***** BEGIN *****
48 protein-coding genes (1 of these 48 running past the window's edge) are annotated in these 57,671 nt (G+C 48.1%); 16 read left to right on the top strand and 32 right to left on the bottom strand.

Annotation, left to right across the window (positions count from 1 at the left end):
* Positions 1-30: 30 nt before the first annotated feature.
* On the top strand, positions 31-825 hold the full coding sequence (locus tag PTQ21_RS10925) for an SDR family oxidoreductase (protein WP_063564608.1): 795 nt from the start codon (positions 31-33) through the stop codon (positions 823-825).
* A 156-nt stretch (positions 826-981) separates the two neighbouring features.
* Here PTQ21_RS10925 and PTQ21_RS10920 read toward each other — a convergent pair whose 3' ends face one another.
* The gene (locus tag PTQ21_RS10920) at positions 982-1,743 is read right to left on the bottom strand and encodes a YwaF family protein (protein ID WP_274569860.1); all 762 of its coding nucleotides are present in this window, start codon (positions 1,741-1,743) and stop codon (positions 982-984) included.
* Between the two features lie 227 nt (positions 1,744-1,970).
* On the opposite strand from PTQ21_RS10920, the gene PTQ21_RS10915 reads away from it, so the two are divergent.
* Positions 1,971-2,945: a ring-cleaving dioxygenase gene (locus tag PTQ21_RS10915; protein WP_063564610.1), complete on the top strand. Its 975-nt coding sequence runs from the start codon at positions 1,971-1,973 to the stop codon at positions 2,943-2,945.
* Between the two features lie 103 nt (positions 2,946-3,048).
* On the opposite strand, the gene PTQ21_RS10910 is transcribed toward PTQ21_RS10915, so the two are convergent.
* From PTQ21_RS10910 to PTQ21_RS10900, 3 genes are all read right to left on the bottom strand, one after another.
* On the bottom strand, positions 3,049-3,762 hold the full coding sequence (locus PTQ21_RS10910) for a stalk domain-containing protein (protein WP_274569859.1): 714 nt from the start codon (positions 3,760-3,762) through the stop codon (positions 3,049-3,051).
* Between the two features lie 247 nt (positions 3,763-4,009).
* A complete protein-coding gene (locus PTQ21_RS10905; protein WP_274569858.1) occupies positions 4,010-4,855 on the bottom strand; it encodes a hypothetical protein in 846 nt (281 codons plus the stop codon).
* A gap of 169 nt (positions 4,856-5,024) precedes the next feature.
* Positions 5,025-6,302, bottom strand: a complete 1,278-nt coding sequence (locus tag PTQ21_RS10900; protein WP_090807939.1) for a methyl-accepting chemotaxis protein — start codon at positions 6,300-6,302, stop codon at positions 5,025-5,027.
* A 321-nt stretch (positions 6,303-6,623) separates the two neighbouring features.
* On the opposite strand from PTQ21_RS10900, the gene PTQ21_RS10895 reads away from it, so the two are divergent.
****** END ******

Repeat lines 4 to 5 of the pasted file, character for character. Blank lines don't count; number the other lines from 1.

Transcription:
* On the top strand, positions 31-825 hold the full coding sequence (locus tag PTQ21_RS10925) for an SDR family oxidoreductase (protein WP_063564608.1): 795 nt from the start codon (positions 31-33) through the stop codon (positions 823-825).
* A 156-nt stretch (positions 826-981) separates the two neighbouring features.